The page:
Educational resources for teachers

Case of the month

The case of the month project provides high school teachers with some of the necessary tools to educate their students about the Wisconsin Supreme Court. Each month, during the Supreme Court's session, a "teachable" case will be highlighted. It will be chosen from the cases the Court will hear that month.

The case of the month includes a plain-English summary of the case and links to the briefs, Court of Appeals decision (if applicable), and the audio recording of the Court's oral argument. Educators and the public can sign up to receive e-mail notification when the Court issues its decision in a particular case. For past months cases check the case of the month archive.

This month's case - November 2019

Emer's Camper Corral, LLC v. Western Heritage Insurance Co.

Case number: 2018AP458
Wisconsin Supreme Court
Oral argument: November 25, 2019, 1:30 p.m. (Audio)

Printable version Adobe PDF
Briefs Adobe PDF

Issues presented: This is a review of a decision of the Wisconsin Court of Appeals, District III (headquartered in Wausau), that affirmed a decision of the Burnett County Circuit Court, Judge Melissa R. Mogen, presiding, that entered a directed verdict in favor of the defendant, Western Heritage.

This case presents the question of whether a plaintiff alleging negligence by an insurance agent must establish causation by showing that, absent the agent's negligence, the plaintiff would have been able to obtain a policy containing the plaintiff's desired terms.

Camper Corral sells new and used campers. In 2007, it had a policy to insure its inventory that included a $500 per-unit deductible for hail damage. In 2011, Camper Corral sustained approximately $100,000 in hail damage. Camper Corral made a claim, which was paid and its policy was renewed. A year later, Camper Corral again sustained approximately $100,000 in hail damage. Camper Corral made another claim, which was paid. The insurer then declined to renew the policy. Camper Corral's owner, Rhonda Emer, testified that her insurance agent, Michael Alderman, told her that he would need to shop in "other markets" to find new coverage for Camper Corral. Before the existing policy expired, Alderman told Emer that Western Heritage would insure Camper Corral's inventory, but with a much higher hail damage deductible, of $5,000 per unit. Emer testified that Alderman said that if Camper Corral did not submit a hail damage claim during the next policy year, Alderman believed he could obtain a policy with a reduced deductible of $1,000 per unit. Emer accepted the policy. In August 2012, Alderman allegedly told Emer that Western Heritage would renew Camper Corral's policy with a lower hail damage deductible of $1,000 per unit, capped at a $5,000 total deductible. They met, reviewed a summary of the policy, and Emer accepted the renewed policy.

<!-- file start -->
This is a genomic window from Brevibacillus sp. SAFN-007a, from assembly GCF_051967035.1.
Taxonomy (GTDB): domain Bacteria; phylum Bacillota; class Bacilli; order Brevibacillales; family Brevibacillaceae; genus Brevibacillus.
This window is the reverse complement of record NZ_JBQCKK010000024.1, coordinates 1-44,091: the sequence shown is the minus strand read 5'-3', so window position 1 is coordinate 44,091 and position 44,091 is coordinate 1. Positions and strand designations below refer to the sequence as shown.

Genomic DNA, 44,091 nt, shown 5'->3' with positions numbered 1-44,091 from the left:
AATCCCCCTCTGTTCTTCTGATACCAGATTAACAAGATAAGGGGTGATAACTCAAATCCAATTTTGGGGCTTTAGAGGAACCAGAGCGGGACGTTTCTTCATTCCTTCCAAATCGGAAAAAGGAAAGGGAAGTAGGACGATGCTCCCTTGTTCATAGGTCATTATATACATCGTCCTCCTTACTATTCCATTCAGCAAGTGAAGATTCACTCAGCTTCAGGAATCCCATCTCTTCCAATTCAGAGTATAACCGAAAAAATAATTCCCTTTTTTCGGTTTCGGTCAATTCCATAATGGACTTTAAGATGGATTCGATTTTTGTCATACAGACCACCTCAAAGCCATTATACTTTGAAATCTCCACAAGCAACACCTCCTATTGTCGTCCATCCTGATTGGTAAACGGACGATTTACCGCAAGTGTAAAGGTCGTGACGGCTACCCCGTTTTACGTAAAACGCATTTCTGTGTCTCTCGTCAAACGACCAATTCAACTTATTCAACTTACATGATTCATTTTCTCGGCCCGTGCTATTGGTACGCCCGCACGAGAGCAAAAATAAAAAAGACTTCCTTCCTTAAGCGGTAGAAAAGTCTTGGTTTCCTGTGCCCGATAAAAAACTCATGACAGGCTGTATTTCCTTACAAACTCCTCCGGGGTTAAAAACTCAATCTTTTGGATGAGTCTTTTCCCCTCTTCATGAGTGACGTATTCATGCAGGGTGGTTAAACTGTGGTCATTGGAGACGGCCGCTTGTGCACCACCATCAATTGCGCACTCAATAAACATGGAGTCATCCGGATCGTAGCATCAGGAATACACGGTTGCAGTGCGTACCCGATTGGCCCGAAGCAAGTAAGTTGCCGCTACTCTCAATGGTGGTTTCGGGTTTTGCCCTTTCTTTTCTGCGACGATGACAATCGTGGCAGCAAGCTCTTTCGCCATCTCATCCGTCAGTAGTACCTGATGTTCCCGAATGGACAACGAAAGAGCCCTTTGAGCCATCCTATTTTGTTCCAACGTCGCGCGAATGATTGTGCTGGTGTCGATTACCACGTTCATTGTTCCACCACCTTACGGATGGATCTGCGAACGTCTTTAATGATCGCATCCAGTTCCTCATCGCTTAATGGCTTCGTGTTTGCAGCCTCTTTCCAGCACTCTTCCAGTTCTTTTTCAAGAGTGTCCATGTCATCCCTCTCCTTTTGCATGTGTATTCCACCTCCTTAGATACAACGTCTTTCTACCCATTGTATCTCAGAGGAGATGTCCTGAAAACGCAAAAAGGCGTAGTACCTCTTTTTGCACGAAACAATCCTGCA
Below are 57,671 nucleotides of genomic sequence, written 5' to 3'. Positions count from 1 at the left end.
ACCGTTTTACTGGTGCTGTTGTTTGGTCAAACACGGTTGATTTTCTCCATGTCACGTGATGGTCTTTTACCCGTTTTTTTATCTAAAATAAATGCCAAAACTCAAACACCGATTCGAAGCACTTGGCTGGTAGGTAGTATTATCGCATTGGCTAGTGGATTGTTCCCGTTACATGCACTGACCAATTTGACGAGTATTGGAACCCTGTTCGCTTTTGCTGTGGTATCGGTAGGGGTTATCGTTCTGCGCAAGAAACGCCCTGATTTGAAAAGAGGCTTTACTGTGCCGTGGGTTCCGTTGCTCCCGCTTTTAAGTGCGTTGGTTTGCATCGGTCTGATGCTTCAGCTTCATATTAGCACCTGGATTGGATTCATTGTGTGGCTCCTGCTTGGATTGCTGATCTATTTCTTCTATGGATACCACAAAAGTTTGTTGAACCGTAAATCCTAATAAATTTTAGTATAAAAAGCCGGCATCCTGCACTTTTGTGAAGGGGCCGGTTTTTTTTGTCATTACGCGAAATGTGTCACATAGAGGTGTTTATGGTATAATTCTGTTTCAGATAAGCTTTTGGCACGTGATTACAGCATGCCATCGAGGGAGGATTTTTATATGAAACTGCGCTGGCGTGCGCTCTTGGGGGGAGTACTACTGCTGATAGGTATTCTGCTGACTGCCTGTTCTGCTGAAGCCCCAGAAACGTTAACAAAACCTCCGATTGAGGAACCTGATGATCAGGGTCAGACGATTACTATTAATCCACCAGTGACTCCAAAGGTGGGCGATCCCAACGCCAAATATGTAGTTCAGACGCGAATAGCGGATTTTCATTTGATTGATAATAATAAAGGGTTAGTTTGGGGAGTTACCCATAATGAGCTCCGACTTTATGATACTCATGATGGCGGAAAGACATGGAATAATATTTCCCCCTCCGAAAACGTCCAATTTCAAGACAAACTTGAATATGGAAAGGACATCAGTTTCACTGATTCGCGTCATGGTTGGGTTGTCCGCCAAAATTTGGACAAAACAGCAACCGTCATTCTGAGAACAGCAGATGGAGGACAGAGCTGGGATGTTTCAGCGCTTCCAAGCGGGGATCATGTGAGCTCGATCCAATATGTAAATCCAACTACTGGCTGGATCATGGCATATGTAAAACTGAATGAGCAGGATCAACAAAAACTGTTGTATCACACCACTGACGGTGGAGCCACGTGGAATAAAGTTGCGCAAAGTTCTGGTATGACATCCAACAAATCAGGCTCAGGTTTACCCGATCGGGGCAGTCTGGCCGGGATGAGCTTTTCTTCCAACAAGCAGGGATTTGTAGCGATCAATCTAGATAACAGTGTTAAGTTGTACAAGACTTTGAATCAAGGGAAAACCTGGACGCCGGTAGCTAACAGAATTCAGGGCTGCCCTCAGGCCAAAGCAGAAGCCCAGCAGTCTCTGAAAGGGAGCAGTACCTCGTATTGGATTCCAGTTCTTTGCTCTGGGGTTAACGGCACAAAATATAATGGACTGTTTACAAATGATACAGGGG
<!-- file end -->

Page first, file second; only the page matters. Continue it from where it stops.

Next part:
Camper Corral's inventory again sustained hail damage; 25 campers were damaged. Then, Emer learned that her policy actually included a hail damage deductible of $5,000 per unit, rather than $1,000 per unit, and did not include an aggregate hail damage deductible. So, the total deductible was $125,000. Western Heritage ultimately paid Camper Corral approximately $65,000. Camper Corral sued Alderman for negligence, alleging that Alderman breached his duty of care to Camper Corral by procuring an insurance policy that contained a $5,000 per-unit deductible for hail damage claims, instead of a policy with a $1,000 per-unit hail damage deductible and an aggregate hail damage deductible of $5,000, even though he "knew that [Camper Corral] wanted insurance coverage without a $5,000 hail deductible." Camper Corral sought to recover the large deductible. The case went to trial.

The circuit court ultimately granted the defendant's motion for a directed verdict, concluding that, as relevant here, Camper Corral had failed to establish that Alderman's alleged negligence caused its damages. Camper Corral appealed.

The Court of Appeals observed that this is an issue of first impression in Wisconsin and looked to cases from other states and to similar cases in Wisconsin. Ultimately, the Court of Appeals affirmed, ruling that Camper Corral needed to establish that, but for Alderman's alleged negligence, Camper Corral could have obtained a policy that included a lower hail damage deductible than the policy Alderman actually obtained. Because Camper Corral failed to produce any evidence supporting a conclusion that it would have been able to obtain such a policy, Camper Corral could not establish that Alderman's conduct was a cause of its damages.

Camper Corral seeks review. It maintains that it should not be required to show that it actually would have been able to obtain a policy containing a lower deductible absent Alderman's negligence. Instead, Camper Corral argues it should only be required to prove that policies with hail damage deductibles less than $5,000 per unit were "generally available" at the time of the September 2014 hail storm. It says there is "no dispute" that such policies were "generally available in the insurance marketplace" at that time. Camper Corral says that had Emer known her coverage was subject to a $5,000 per unit deductible, she could have reduced or eliminated her on-site inventory or taken other steps to mitigate possible loss. Camper Corral reasons that Alderman's misrepresentation was thus a "substantial factor" in causing her damages.

The Supreme Court is expected to address the following issue: In a suit for failure to procure requested insurance, must the plaintiff prove causal damages by showing she could have personally obtained an insurance policy equal to or better than the policy promised to her by her agent?

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